This whole system is similar to World of Warcraft’s talents but taken to the next level. Instead of simply being granted points to spend on new skills or bonuses, you have to earn them yourself. It gives reason for players to explore everything and allows for characters to be differentiated immeasurably. It certainly gives the game considerable depth and meaning - no one character is the same and each square mile of the world is important.


The dread system is commonly known as the game’s death penalty, but it goes beyond that. For Turbine wanted to portray heart’s wavering in game terms. After all, it is something that Professor Tolkien emphasized on in his works. This is what dread does in non-death contexts. When players are surrounded by improbable foes - be they Nazgul, Wights, Trolls - they are met with reductions to their health (morale) and stats. What player see on the screen changes as well, and the music. It is darker, more eerie. It gives players the feeling there is an incredible fight to be had, and success is limited.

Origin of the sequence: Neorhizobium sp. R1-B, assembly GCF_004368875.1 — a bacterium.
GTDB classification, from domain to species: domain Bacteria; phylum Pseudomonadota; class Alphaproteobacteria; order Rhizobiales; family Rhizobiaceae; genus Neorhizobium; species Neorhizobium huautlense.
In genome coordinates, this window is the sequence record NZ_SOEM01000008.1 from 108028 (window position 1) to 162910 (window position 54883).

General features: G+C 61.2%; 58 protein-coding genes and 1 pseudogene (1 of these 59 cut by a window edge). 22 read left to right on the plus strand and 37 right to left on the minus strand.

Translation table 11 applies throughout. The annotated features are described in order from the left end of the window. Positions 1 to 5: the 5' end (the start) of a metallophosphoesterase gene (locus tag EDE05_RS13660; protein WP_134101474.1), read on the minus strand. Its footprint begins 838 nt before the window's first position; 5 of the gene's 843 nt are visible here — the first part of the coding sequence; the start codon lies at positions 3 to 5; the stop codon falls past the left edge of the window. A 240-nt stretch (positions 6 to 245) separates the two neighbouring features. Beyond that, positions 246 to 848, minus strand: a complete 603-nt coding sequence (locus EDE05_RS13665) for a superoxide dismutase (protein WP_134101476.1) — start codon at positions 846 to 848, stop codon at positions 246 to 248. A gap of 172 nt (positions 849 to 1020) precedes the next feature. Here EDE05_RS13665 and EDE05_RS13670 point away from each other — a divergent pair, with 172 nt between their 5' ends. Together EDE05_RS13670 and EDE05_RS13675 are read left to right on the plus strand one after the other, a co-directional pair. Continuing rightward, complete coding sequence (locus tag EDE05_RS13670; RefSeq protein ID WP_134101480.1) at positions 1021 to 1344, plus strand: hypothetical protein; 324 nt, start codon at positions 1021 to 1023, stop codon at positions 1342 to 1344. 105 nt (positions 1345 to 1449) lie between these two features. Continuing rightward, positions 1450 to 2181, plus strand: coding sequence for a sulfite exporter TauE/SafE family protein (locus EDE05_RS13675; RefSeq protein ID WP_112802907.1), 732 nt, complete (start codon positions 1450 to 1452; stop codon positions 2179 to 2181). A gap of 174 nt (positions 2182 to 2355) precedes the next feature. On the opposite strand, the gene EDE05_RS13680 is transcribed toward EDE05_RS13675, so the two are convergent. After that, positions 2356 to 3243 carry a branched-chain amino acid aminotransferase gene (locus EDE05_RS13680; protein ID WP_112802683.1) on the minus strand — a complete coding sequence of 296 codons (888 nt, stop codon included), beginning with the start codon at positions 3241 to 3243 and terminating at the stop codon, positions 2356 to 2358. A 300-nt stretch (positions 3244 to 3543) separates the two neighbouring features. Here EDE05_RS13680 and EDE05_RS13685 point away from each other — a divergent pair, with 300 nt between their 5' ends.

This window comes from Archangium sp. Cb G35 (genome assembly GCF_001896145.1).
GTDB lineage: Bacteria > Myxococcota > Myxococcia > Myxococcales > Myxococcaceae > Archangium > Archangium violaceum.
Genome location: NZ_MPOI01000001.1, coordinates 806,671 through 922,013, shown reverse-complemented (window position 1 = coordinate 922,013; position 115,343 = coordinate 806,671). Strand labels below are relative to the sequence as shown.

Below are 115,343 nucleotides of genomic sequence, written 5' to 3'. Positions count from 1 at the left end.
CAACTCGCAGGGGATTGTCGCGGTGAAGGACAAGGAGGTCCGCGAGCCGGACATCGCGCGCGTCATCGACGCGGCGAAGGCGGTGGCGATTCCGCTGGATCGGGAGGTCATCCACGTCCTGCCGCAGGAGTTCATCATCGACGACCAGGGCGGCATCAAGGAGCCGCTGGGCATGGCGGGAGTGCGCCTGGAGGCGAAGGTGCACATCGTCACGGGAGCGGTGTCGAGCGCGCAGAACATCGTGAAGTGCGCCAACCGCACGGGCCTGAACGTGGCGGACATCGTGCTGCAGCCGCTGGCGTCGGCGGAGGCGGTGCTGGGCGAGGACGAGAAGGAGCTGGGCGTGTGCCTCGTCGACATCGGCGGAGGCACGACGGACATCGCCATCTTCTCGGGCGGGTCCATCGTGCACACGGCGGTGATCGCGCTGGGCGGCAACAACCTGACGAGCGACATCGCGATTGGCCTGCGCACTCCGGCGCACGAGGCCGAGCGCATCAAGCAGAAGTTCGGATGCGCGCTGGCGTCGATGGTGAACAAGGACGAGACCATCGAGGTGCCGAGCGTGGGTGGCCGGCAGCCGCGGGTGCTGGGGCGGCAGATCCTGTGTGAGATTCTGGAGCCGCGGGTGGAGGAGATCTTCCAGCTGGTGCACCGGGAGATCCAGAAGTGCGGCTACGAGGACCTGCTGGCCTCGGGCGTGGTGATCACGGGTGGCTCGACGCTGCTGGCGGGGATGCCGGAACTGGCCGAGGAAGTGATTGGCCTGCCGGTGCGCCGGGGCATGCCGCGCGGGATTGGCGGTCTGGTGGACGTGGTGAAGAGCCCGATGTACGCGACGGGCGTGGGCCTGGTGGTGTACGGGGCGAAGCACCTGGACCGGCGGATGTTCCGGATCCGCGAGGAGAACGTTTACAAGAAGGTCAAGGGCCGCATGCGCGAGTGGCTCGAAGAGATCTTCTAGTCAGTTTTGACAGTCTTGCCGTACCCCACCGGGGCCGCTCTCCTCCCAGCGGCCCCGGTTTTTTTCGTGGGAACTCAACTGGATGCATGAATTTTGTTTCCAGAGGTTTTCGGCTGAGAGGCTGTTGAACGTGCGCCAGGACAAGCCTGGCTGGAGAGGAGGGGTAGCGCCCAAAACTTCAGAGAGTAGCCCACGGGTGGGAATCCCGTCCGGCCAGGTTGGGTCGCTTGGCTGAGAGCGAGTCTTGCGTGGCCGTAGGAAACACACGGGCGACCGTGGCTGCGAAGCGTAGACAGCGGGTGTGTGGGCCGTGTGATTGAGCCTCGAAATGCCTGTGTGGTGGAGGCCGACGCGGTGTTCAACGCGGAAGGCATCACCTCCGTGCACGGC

For the most part the system performs its role admirably, but at times it is an annoying quirk. For instance, when your character is running away from a dreaded opponent, the screen is flashed with what seems like the rendition of the Great Eye. At times it can be very seizure-esque. Besides that, the system gives a tremendous feeling of fear and despair; and that is exactly what should be portrayed in a game based on Middle-earth.

Quest Advancement

In the early stages of MMOGs, advancement was known primarily by grinding. You achieved the next level by defeating bears, goblins, trolls or what have you after hours at work. That changed a number of years ago. Instead of doing that, you completed quests. At first this was focused upon group endeavours, but then it changed to both solo and group. That trend has continued in the Lord of the Rings Online. Level advancement is done primarily through quests - both solo and group. Whether you prefer one or the other, there will be something for everyone.